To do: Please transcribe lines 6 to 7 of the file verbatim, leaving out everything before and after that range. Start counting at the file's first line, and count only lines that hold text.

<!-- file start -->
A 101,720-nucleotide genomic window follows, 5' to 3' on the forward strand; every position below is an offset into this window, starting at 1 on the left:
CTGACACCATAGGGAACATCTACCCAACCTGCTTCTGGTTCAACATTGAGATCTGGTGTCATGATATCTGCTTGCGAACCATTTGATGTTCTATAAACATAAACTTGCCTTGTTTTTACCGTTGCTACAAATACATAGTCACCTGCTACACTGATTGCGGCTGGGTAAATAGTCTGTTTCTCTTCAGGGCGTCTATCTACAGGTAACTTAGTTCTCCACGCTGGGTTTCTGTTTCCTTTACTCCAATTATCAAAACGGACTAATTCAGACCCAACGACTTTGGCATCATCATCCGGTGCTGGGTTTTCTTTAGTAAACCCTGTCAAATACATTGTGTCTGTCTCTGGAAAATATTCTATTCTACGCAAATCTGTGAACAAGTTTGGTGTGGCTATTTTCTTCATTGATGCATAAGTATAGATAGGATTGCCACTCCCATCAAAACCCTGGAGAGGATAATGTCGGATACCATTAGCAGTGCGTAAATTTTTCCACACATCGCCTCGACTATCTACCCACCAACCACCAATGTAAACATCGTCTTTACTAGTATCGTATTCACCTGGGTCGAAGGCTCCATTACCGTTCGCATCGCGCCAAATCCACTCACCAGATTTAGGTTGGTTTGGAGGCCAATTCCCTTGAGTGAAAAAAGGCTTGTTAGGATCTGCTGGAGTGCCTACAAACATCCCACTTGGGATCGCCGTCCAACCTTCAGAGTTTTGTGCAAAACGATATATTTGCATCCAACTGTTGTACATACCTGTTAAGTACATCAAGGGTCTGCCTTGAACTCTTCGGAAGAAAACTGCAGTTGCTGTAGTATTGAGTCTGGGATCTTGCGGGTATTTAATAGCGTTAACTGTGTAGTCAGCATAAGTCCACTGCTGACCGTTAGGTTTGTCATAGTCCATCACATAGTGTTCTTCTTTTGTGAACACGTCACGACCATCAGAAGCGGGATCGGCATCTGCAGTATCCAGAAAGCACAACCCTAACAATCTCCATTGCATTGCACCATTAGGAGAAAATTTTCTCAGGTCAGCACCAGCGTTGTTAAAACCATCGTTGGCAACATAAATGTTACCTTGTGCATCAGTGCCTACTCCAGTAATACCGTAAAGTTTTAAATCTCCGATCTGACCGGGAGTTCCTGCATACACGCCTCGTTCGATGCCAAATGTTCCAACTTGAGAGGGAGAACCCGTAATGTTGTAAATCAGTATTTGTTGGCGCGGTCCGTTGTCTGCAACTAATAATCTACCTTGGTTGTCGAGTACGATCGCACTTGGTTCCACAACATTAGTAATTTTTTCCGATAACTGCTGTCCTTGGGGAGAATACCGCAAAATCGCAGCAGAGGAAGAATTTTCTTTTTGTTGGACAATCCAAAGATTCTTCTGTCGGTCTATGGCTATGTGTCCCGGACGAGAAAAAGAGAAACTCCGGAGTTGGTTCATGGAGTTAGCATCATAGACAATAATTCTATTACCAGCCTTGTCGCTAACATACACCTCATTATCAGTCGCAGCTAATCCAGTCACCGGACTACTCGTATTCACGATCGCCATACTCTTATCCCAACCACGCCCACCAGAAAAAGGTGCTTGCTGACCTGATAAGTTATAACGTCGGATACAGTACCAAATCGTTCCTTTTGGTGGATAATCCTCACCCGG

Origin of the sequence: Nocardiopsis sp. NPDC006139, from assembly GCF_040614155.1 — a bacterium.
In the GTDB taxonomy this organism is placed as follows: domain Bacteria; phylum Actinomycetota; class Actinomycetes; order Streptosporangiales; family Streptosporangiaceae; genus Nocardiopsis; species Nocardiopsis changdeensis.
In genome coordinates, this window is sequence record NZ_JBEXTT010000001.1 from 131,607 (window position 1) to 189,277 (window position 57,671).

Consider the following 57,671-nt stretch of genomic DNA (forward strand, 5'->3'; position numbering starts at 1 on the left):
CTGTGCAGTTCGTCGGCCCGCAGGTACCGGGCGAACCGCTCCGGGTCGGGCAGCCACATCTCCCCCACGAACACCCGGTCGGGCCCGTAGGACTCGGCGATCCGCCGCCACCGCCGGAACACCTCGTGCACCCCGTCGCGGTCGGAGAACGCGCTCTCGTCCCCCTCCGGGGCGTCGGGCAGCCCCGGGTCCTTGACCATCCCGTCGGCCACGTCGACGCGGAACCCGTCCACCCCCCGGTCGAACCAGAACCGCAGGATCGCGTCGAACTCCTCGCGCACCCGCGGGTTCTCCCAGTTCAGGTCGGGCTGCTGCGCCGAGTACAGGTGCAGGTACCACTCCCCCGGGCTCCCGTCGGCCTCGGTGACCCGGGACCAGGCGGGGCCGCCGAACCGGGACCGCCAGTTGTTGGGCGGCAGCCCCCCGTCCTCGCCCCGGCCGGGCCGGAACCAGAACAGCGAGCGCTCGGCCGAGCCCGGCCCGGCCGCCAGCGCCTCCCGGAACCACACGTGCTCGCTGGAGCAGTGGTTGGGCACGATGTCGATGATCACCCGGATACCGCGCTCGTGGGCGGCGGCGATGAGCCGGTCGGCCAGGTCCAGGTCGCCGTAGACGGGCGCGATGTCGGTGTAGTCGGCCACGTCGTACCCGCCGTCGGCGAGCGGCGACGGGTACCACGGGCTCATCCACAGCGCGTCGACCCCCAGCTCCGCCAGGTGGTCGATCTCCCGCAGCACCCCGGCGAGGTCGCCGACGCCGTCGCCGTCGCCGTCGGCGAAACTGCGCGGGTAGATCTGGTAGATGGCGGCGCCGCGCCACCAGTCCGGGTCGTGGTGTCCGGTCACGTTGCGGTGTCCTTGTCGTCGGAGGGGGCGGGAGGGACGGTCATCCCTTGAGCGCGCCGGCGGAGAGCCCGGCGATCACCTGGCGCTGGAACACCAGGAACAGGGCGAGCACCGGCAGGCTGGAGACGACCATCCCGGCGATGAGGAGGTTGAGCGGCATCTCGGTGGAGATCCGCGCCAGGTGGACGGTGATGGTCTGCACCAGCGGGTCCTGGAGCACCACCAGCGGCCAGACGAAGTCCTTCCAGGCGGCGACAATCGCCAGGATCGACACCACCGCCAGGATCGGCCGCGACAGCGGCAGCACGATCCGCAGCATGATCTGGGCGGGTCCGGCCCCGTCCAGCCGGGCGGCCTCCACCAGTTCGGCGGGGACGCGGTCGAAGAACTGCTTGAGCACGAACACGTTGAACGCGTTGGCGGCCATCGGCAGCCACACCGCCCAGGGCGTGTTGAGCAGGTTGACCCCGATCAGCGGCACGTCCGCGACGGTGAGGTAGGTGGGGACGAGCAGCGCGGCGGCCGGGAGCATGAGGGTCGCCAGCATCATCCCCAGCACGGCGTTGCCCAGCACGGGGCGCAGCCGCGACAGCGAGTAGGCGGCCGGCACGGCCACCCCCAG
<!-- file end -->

Consider the following 57,671-nt stretch of genomic DNA (forward strand, 5'->3'; position numbering starts at 1 on the left):
CTGTGCAGTTCGTCGGCCCGCAGGTACCGGGCGAACCGCTCCGGGTCGGGCAGCCACATCTCCCCCACGAACACCCGGTCGGGCCCGTAGGACTCGGCGATCCGCCGCCACCGCCGGAACACCTCGTGCACCCCGTCGCGGTCGGAGAACGCGCTCTCGTCCCCCTCCGGGGCGTCGGGCAGCCCCGGGTCCTTGACCATCCCGTCGGCCACGTCGACGCGGAACCCGTCCACCCCCCGGTCGAACCAGAACCGCAGGATCGCGTCGAACTCCTCGCGCACCCGCGGGTTCTCCCAGTTCAGGTCGGGCTGCTGCGCCGAGTACAGGTGCAGGTACCACTCCCCCGGGCTCCCGTCGGCCTCGGTGACCCGGGACCAGGCGGGGCCGCCGAACCGGGACCGCCAGTTGTTGGGCGGCAGCCCCCCGTCCTCGCCCCGGCCGGGCCGGAACCAGAACAGCGAGCGCTCGGCCGAGCCCGGCCCGGCCGCCAGCGCCTCCCGGAACCACACGTGCTCGCTGGAGCAGTGGTTGGGCACGATGTCGATGATCACCCGGATACCGCGCTCGTGGGCGGCGGCGATGAGCCGGTCGGCCAGGTCCAGGTCGCCGTAGACGGGCGCGATGTCGGTGTAGTCGGCCACGTCGTACCCGCCGTCGGCGAGCGGCGACGGGTACCACGGGCTCATCCACAGCGCGTCGACCCCCAGCTCCGCCAGGTGGTCGATCTCCCGCAGCACCCCGGCGAGGTCGCCGACGCCGTCGCCGTCGCCGTCGGCGAAACTGCGCGGGTAGATCTGGTAGATGGCGGCGCCGCGCCACCAGTCCGGGTCGTGGTGTCCGGTCACGTTGCGGTGTCCTTGTCGTCGGAGGGGGCGGGAGGGACGGTCATCCCTTGAGCGCGCCGGCGGAGAGCCCGGCGATCACCTGGCGCTGGAACACCAGGAACAGGGCGAGCACCGGCAGGCTGGAGACGACCATCCCGGCGATGAGGAGGTTGAGCGGCATCTCGGTGGAGATCCGCGCCAGGTGGACGGTGATGGTCTGCACCAGCGGGTCCTGGAGCACCACCAGCGGCCAGACGAAGTCCTTCCAGGCGGCGACAATCGCCAGGATCGACACCACCGCCAGGATCGGCCGCGACAGCGGCAGCACGATCCGCAGCATGATCTGGGCGGGTCCGGCCCCGTCCAGCCGGGCGGCCTCCACCAGTTCGGCGGGGACGCGGTCGAAGAACTGCTTGAGCACGAACACGTTGAACGCGTTGGCGGCCATCGGCAGCCACACCGCCCAGGGCGTGTTGAGCAGGTTGACCCCGATCAGCGGCACGTCCGCGACGGTGAGGTAGGTGGGGACGAGCAGCGCGGCGGCCGGGAGCATGAGGGTCGCCAGCATCATCCCCAGCACGGCGTTGCCCAGCACGGGGCGCAGCCGCGACAGCGAGTAGGCGGCCGGCACGGCCACCCCCAG